Understanding Your Social Security Disability Appeals Process
The Social Security disability appeals process includes several steps, each very different from the one before. It’s important that you understand the process and don’t miss opportunities, because most SSDI applications are initially denied. That means the appeals process is your best chance to get disability benefits awarded.
Take Full Advantage of Every Step in the SSDI Appeals Process
One mistake many people make during this process is to treat it as a cursory one, doing only the minimum to move the case along to the next stage of the process. Sometimes, that’s because applicants don’t fully understand the process or don’t know what type of new information would be helpful. This post provides an overview, but your best resource in the process is usually an experienced disability benefits advocate. You have a right to representation in the application and appeals process.
Request for Reconsideration of Your SSDI Denial
When your SSDI application is denied, you’ll have the opportunity to request reconsideration. This stage in the process is just what it sounds like–another decision-maker reviews your application as if it were a fresh application and makes a determination. This is usually the quickest step in the appeals process. It’s also the one with the lowest success rate. That’s partly because of the type of review, but it may also be partly because few applicants take full advantage of the opportunity to provide supplemental information for this review.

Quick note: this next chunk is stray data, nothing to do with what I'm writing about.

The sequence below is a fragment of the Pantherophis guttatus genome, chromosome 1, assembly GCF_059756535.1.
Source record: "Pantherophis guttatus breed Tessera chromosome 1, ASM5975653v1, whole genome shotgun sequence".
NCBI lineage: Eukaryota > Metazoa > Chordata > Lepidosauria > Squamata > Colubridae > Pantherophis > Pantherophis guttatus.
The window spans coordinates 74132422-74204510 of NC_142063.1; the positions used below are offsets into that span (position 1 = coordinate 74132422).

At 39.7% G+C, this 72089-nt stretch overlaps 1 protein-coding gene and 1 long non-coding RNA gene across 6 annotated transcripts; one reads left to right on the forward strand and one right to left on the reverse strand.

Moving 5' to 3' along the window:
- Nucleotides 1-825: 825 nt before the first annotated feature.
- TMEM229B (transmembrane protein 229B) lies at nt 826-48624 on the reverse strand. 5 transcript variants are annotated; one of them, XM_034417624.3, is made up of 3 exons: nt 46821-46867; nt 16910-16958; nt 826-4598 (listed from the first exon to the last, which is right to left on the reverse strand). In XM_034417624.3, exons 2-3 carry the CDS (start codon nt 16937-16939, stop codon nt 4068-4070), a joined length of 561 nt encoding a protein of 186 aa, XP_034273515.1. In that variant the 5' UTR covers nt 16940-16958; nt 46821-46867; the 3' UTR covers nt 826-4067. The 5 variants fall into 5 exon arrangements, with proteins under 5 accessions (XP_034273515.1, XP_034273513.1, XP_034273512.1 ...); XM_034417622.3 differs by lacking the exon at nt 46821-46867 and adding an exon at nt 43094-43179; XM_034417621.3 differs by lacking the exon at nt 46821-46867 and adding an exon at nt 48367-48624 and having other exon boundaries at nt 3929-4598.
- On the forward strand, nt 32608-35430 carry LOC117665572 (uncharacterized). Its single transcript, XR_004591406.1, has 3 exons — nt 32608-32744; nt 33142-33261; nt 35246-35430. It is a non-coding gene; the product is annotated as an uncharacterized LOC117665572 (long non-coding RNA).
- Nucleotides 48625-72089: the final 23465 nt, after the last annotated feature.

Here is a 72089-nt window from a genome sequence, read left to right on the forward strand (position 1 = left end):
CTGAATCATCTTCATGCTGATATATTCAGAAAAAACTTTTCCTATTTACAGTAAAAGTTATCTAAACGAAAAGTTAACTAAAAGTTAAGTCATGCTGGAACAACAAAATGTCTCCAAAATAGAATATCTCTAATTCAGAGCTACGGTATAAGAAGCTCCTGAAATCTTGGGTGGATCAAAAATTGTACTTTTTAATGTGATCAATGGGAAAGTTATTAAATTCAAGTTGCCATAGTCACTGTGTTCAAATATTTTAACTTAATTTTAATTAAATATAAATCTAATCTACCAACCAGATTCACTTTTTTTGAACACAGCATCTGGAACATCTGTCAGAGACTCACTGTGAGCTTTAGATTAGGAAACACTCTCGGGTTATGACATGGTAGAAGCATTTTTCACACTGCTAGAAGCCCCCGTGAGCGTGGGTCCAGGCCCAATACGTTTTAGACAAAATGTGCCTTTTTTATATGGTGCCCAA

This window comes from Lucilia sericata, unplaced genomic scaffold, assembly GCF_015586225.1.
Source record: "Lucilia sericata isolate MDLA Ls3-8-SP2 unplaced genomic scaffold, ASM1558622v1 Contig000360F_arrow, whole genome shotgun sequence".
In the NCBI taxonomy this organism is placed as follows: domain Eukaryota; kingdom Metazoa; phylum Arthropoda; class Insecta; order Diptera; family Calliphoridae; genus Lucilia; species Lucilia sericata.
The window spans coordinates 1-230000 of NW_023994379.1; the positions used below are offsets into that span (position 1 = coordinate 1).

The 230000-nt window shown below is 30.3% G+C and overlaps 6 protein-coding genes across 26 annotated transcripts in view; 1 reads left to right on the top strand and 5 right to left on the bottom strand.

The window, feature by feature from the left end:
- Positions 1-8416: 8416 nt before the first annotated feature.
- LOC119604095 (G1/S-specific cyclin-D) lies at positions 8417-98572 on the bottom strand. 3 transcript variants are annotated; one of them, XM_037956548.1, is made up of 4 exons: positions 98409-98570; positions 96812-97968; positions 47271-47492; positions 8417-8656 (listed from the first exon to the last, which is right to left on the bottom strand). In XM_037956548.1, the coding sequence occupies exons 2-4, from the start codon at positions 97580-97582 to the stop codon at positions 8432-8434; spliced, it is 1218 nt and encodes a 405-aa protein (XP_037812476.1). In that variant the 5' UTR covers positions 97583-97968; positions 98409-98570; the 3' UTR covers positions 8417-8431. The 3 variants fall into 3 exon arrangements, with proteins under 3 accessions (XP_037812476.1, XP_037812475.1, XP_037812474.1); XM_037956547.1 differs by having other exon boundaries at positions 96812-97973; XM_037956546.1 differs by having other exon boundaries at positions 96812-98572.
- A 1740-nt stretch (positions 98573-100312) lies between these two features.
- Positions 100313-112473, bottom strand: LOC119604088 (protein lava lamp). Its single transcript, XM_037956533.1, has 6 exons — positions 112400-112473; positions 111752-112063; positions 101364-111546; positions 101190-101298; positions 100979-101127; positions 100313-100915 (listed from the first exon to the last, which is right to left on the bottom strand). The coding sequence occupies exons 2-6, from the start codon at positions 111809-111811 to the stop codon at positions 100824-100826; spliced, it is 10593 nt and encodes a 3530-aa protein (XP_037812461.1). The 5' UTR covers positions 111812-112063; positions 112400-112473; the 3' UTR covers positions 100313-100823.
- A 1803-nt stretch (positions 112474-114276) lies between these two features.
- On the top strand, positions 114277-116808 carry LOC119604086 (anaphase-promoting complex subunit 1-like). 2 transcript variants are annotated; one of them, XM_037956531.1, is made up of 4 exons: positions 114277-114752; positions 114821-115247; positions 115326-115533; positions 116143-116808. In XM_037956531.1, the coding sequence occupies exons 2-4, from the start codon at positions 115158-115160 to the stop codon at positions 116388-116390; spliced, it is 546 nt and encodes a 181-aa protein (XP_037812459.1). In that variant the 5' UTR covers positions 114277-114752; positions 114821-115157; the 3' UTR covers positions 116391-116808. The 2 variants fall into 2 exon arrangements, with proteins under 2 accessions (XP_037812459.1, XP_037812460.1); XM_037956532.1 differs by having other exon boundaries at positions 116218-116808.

Administrative Law Judge (ALJ) Hearing
In the appeal process overseen by the Social Security Administration (SSA), the ALJ hearing is the most complex process, and also the one where a Social Security disability claim is most likely to be approved. This is your chance to interact with the decision-maker and provide more detailed information. You even have the opportunity to bring witnesses. If you are well-prepared and approach this hearing properly, it is your best chance for approval.
If you are denied SSDI after the ALJ hearing, you can request review by the Appeals Council. However, the Council declines to review most cases.
U.S. District Court Review
If you’ve exhausted your options with the SSA, you can file a lawsuit in federal court. This is a complicated and time-consuming process compared with the other stages of the appeals process, and is best pursued with the assistance of a Social Security disability lawyer.
A Disability Benefits Advocate Can Help
The SSDI appeals process can be confusing and overwhelming, particularly when you may already be facing obstacles based on your disability. An experienced disability advocate can help ensure that you are presenting the strongest possible appeal. To learn more, contact us here or call (800) 800-3332 right now.